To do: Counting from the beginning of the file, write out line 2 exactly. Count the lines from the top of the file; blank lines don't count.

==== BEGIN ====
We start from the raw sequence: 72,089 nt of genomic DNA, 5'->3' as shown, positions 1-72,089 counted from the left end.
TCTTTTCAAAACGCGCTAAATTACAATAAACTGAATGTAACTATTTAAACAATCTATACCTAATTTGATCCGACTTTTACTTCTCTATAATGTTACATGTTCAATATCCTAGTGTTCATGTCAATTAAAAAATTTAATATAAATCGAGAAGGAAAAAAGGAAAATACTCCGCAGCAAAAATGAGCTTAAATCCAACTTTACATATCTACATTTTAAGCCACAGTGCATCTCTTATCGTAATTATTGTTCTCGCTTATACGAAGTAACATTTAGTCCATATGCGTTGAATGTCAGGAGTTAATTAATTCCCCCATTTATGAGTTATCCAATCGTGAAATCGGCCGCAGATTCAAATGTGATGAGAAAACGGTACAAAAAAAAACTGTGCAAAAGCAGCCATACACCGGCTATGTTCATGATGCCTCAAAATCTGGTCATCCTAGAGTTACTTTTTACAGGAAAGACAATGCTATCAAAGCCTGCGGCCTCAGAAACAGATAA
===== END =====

TCTTTTCAAAACGCGCTAAATTACAATAAACTGAATGTAACTATTTAAACAATCTATACCTAATTTGATCCGACTTTTACTTCTCTATAATGTTACATGTTCAATATCCTAGTGTTCATGTCAATTAAAAAATTTAATATAAATCGAGAAGGAAAAAAGGAAAATACTCCGCAGCAAAAATGAGCTTAAATCCAACTTTACATATCTACATTTTAAGCCACAGTGCATCTCTTATCGTAATTATTGTTCTCGCTTATACGAAGTAACATTTAGTCCATATGCGTTGAATGTCAGGAGTTAATTAATTCCCCCATTTATGAGTTATCCAATCGTGAAATCGGCCGCAGATTCAAATGTGATGAGAAAACGGTACAAAAAAAAACTGTGCAAAAGCAGCCATACACCGGCTATGTTCATGATGCCTCAAAATCTGGTCATCCTAGAGTTACTTTTTACAGGAAAGACAATGCTATCAAAGCCTGCGGCCTCAGAAACAGATAA